RIAs are web apps which transcend the page-by-page model of web design (“the death of the page” was one slogan batted about at the session) and are built on platforms like Flash, Ajax and Laszlo. Advantages of RIAs include smoother transitions based on a wider variety of user inputs and more nuanced responses than the click-and-load model; lower latency because the app can anticipate user actions and pre-load what it will need next; and built-in media support that avoids the gotchas of external players. Some RIAs you may have seen include Gmail, Google Maps, Map of the Market, and Newsmap.

A couple of the presenters showed how they used RIAs in recent commercial applications and the rest talked about the potential and challenges to IA presented by RIAs. They saw the challenges as centering on matters like how to design cinematic elements like plot arc in an IA context and how to create wireframes with dynamic elements or some other method with which to communicate specs to developers. To further the discussion they’ve registered riaia.com, yet to be populated with content.

I have to say that I’m skeptical, not about the potential for RIAs but about the idea that their advantages exceed their disadvantages by enough for the “death of the page” to be remotely in consideration. One obvious problem is that the richest platform for RIAs, Flash, is proprietary and closed. Another which I asked about in the session but which wasn’t seriously addressed was what pageless systems mean for functionality like linking to, saving, and bookmarking content (to which in retrospect I would add harvesting, searching, syndicating and semantically marking content). The only item in this category of problems that got much discussion was how RIAs complicate web metrics (how to log and crunch stats on non-click-based interactions).

I find it curious that the panelists’ view of the challenges presented by RIAs was so IA-centered and not at all user-centered. I’m sure IAs will invent the vocabulary they need to talk to developers and if it means the death of the wireframe, then so be it. What matters most is what RIAs mean for users, particularly the loss of the affordances (see my shiny new usability vocabulary!) provided by the page model.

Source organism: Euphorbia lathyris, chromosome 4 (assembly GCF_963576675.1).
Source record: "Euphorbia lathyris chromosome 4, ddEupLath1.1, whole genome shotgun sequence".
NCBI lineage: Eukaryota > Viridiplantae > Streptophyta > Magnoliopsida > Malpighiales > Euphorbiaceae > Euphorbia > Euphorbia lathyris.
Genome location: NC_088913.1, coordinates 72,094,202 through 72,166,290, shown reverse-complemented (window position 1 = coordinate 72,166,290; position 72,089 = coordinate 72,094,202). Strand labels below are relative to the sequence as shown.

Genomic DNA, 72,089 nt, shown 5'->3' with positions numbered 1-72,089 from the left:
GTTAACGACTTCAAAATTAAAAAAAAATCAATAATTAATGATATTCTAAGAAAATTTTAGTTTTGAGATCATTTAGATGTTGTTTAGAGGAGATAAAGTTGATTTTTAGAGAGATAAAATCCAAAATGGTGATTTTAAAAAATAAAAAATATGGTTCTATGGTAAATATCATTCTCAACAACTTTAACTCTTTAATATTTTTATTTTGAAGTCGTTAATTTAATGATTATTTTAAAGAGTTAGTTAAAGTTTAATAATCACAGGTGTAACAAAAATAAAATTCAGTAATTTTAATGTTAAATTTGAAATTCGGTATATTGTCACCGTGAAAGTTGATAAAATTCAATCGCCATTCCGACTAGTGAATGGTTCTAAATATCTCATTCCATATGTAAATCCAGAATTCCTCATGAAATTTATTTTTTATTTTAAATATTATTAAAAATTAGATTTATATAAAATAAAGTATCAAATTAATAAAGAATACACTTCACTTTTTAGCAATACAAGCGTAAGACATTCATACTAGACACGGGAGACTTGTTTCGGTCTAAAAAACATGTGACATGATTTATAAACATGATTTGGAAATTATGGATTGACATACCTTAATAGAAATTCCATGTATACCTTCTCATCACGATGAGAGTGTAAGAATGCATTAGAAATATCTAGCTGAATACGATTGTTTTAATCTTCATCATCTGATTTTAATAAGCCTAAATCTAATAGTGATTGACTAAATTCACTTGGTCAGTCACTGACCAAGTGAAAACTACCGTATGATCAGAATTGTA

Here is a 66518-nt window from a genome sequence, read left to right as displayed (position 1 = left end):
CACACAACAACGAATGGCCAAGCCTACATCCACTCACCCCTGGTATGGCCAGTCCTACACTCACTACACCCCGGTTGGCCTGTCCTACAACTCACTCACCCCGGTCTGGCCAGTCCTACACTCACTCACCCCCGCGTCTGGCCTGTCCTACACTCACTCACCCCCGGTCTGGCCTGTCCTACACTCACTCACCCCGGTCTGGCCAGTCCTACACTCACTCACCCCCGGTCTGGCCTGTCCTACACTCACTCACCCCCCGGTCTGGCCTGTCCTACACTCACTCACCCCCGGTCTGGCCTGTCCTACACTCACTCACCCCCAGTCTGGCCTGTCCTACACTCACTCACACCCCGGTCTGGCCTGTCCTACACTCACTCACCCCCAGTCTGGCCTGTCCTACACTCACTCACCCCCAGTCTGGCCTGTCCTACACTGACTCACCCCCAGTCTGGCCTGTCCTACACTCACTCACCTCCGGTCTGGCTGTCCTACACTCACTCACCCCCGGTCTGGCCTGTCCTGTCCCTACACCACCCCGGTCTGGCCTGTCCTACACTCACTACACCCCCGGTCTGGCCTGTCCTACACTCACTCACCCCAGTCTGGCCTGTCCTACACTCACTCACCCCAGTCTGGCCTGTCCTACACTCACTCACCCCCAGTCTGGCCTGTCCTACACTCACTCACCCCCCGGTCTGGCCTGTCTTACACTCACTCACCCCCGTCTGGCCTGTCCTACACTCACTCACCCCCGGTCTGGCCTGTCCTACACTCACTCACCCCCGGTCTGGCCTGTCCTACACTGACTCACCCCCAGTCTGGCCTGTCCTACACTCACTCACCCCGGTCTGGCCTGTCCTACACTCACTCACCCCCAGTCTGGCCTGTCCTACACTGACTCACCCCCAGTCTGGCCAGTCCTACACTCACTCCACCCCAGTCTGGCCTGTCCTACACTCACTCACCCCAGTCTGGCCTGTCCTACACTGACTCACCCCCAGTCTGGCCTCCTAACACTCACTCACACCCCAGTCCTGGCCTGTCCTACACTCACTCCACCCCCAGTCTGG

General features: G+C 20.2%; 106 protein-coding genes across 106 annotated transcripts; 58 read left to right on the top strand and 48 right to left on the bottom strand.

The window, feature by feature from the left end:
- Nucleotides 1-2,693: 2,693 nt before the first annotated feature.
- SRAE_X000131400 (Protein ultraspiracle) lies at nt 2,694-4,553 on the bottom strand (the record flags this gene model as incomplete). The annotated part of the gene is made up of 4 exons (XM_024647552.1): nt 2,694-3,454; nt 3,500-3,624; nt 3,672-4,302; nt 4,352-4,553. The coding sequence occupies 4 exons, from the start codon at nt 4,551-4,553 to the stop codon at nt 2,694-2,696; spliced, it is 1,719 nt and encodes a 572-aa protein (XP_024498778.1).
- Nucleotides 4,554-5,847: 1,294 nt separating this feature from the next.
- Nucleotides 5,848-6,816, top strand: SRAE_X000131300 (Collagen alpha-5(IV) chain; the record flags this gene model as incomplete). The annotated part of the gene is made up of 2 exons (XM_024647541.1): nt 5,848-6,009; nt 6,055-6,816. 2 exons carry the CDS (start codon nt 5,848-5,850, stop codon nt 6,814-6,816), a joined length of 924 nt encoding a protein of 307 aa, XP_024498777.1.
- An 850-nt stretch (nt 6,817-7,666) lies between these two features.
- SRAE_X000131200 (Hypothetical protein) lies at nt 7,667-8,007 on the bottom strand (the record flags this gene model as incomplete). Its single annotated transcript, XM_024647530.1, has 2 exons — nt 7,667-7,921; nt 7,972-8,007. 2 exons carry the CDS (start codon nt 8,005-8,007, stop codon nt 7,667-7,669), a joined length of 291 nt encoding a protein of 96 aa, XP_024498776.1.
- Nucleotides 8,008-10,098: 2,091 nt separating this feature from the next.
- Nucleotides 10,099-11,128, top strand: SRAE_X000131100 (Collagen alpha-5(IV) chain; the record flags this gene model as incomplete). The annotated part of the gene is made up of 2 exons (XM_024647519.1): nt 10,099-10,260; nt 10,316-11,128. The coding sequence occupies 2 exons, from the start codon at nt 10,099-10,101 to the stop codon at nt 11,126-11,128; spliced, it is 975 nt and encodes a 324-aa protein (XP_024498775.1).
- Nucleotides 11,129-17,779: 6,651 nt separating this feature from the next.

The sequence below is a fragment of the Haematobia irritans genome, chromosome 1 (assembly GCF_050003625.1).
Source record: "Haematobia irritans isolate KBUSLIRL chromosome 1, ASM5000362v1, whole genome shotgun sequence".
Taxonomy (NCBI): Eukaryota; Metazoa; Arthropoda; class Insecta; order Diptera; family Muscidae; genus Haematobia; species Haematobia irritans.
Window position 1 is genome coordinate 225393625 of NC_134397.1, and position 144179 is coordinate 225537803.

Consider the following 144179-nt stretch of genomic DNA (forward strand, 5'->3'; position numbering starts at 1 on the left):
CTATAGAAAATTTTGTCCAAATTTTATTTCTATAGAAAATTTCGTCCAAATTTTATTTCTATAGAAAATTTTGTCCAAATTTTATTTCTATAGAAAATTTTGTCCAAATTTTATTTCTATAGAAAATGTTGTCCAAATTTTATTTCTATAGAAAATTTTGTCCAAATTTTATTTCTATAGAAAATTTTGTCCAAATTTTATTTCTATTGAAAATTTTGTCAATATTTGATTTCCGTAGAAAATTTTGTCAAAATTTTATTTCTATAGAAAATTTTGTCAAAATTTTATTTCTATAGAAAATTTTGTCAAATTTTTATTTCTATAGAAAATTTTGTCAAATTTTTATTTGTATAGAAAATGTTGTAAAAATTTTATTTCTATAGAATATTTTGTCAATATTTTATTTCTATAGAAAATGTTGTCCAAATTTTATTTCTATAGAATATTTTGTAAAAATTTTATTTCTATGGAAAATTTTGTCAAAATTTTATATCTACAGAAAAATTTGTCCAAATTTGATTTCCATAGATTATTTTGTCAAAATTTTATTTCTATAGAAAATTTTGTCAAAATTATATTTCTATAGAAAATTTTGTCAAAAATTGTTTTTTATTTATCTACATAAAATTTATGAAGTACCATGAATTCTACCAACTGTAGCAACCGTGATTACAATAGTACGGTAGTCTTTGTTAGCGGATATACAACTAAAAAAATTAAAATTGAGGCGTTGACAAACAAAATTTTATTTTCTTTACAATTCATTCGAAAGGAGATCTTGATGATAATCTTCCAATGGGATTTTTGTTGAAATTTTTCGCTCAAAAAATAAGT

Taking my skeptic’s hat back off, there’s whizbang stuff going on in the RIA field, especially what Google is doing with Ajax. I hope the panelists do get riaia.com off the ground as a place to keep up with it.

DEVONthink / schoolthink

My hunt for a PDF-wrangling tool continues. DEVONthink is a personal knowledge management app for Mac OS X with which you can maintain a collection of text files, PDFs, HTML and XML files, bookmarks, images and so on. Its big claim to fame is associative searching: select a document and it will show you the others which are related to it. The details of the search mechanism are unexplained, but my guess is it’s a form of latent semantic indexing.

DEVONthink got a lot of attention recently when science writer Steven Johnson wrote an NYT piece about it and similar tools, crediting them with helping him come up with the ideas that go into his work. But in two subsequent blog posts he convinced me that his techniques are not generalizable. He had a research assistant to copy quotes and marginalia from his reading into DEVONthink, and he says directly that its success depended on the quality and granularity of what he saved: “most of the entries are in a sweet spot where length is concerned: between 50 and 500 words. If I had whole eBooks in there, instead of little clips of text, the tool would be useless”. Since I need a tool to manage larger, still undigested documents (i.e., PDFs I haven’t read yet), it wouldn’t work its magic for me. Furthermore, DEVONthink only supports a single hierarchical organizational structure without tags or bibliographic metadata. So I’m still looking for a personal library application.

There — I wrote in two paragraphs what it took me eight pages to do for a class assignment this week. I’m having fun at school, but there’s something about the artificial nature of school assignments which makes me feel I’m doing far from my best work. The two contexts I’m used to working in, on the job and in casual (though not necessarily frivolous) online writing, feel very different. They encourage getting to the point, pruning the decision tree, and writing in a tone suited to the job at hand rather than the stilted mock-scholarly voice that intrudes in my head when I’m writing a “paper”. One of my challenges will be to get my own voice back and to get control over the subject matter — if something’s not worth my or the reader’s time, why put either of us through it?

And in case you missed it, I am enjoying school. Class is still a pleasure, and even the occasionaly painful assignments (and the train wreck of a schedule by which they pile up in clusters on my calendar!) give me a sense of having survived an ordeal once they’re over. The bit of dissatisfaction that’s creeping into this experiment has to do with the concern that I may, as Twain put it, let my schooling interfere with my education.

IA Summit and SxSW

This weekend I’ll be at the Information Architecture Summit in Montreal and then next weekend I’ll be back in Austin for South by Southwest Interactive. If you can read this and you’ll be in either place, let’s get together.